NB Media Co-op – “To say I did all I could:” Jacinda Mack. Pain of Mount Polley spill felt in New Brunswick.
By Tracy Glynn.
Fredericton – Jacinda Mack, a Nuxalk and Secwepemc woman from British Columbia, was on the unceded Wolastoq and Passamaquoddy territories in New Brunswick in August to intervene at the annual meeting of Ministers responsible for mining and to meet with indigenous communities and those concerned with the proposed Sisson mine near Stanley.
Mack is a survivor of the catastrophic Mount Polley mine waste spill in the Quesnel watershed, home of birthing waters of salmon and other fish. The Mount Polley spill, what the industry and government dubbed an “impossible event,” occurred in the middle of the night on August 4, 2014. Mack said the breach of the tailings dam sounded like jet engines flying overhead. An estimated 24 billion litres of toxic slurry of mud and water, scoured old growth forest for 10 kilometres. Mack described the affected area:
“Willow trees that grow everywhere weren’t growing in the creekside.” No one was killed in the largest tailings spill in North American history unlike the world’s largest tailings spill that happened about a year after the Mount Polley spill. The Samarco tailings disaster in Brazil on November 5, 2015 killed 19 people, devastated the River Doce and spilled into the Atlantic Ocean. For Mack and the people of Xatśūll First Nation, the spill was received as a death in the community:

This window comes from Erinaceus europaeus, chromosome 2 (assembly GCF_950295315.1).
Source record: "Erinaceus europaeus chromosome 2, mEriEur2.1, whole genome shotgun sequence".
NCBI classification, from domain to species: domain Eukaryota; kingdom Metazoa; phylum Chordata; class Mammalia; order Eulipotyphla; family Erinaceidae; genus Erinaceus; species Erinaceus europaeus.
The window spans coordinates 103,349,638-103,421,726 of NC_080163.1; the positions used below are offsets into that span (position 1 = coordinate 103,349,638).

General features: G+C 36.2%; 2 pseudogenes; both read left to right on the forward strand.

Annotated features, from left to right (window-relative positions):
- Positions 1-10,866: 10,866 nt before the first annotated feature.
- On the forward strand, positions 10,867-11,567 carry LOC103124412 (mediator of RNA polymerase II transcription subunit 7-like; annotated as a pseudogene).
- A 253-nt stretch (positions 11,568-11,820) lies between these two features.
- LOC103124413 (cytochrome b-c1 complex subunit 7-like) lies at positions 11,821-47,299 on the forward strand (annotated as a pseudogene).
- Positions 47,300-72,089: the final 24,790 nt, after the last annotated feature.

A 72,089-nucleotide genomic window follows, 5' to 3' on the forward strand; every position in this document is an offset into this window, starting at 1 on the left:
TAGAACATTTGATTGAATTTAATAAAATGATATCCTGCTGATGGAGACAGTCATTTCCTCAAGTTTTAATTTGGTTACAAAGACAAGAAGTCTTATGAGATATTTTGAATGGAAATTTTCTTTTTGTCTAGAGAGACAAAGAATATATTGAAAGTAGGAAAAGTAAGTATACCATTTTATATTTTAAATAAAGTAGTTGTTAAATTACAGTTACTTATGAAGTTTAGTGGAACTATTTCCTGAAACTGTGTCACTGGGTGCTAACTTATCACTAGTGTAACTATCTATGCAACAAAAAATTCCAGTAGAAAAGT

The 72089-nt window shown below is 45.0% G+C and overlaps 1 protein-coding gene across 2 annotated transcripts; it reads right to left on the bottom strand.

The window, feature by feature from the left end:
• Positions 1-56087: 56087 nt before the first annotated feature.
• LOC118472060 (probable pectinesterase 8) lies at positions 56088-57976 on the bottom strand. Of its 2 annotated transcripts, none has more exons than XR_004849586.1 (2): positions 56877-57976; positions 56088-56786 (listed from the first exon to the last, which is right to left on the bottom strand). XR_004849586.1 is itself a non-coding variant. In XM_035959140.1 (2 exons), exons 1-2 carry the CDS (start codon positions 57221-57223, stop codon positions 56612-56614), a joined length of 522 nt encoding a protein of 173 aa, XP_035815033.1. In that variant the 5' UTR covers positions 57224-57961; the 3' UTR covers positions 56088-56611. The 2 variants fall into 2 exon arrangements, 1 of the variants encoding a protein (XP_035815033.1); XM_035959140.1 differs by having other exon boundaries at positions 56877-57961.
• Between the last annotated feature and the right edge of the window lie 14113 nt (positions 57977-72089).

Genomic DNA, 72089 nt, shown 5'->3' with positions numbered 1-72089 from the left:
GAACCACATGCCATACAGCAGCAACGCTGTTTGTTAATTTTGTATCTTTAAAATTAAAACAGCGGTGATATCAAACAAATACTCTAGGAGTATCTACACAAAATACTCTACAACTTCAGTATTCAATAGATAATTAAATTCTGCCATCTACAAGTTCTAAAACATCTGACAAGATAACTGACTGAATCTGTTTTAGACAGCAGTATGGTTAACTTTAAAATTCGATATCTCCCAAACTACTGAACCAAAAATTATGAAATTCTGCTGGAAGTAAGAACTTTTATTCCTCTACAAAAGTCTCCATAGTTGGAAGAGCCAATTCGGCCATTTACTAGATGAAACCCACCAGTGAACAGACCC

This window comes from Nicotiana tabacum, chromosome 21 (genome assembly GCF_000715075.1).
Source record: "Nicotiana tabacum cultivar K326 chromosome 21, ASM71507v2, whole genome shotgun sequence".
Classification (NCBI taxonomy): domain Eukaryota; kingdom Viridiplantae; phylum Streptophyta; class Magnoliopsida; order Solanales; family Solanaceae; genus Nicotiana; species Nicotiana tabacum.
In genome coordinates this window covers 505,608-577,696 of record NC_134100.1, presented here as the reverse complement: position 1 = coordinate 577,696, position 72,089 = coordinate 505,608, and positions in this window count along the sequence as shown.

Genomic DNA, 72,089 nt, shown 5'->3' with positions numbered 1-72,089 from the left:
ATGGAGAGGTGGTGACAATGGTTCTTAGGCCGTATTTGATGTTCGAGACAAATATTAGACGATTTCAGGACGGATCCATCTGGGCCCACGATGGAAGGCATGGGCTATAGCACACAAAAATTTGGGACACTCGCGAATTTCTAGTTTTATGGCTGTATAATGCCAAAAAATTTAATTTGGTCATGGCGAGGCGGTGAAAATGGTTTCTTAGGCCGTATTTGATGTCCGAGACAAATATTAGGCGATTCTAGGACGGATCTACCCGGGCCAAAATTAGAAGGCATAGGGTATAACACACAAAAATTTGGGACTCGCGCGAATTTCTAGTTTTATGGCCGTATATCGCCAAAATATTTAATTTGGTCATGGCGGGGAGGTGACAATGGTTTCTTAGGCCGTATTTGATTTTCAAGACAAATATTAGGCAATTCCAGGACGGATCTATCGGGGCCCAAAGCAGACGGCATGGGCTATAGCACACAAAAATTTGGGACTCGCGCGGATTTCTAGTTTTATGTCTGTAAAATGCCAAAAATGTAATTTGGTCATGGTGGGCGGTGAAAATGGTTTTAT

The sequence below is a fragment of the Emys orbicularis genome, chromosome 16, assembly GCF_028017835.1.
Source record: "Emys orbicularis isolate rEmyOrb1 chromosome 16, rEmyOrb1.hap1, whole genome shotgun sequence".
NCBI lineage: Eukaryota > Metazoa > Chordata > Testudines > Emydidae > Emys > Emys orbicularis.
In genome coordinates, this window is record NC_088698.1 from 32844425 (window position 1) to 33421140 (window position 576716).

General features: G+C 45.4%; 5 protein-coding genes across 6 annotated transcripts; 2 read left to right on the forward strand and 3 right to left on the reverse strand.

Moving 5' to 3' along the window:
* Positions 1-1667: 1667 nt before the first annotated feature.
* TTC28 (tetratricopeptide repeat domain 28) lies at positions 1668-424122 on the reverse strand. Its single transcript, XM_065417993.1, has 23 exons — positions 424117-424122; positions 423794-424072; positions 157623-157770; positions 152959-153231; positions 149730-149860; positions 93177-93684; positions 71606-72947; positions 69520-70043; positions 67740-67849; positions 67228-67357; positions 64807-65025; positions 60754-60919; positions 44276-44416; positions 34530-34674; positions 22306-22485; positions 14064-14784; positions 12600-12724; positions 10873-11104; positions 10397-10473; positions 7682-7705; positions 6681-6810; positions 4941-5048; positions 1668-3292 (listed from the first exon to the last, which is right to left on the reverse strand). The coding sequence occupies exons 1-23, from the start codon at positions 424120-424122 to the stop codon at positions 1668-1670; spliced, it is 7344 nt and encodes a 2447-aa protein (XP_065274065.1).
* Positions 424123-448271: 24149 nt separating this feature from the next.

“Our people are grieving. My grandchildren will never know what it’s like to swim and fish in Quesnel Lake. That’s their inheritance, part of our bloodline now.” There has been a three-year fight to have Imperial Metals, the company behind the Mount Polley tailings spill, fined for numerous violations to British Columbia and Canadian laws protecting fish and water. Mack said it was up to her mother, Bev Sellars, former Chief of the Xatśūll First Nation, to file charges as a private citizen in the eleventh hour, before the three-year time limit was up for fining the company for the incident. …
Mack, coordinator of First Nation Women Advocating Responsible Mining, was part of a delegation organized by the Conservation Council of New Brunswick and MiningWatch Canada that hand-delivered a petition with 40,000 signatures calling for justice for the Mount Polley spill to Minister of Natural Resources Jim Carr at the Ministers’ meeting in St. Andrews on August 14.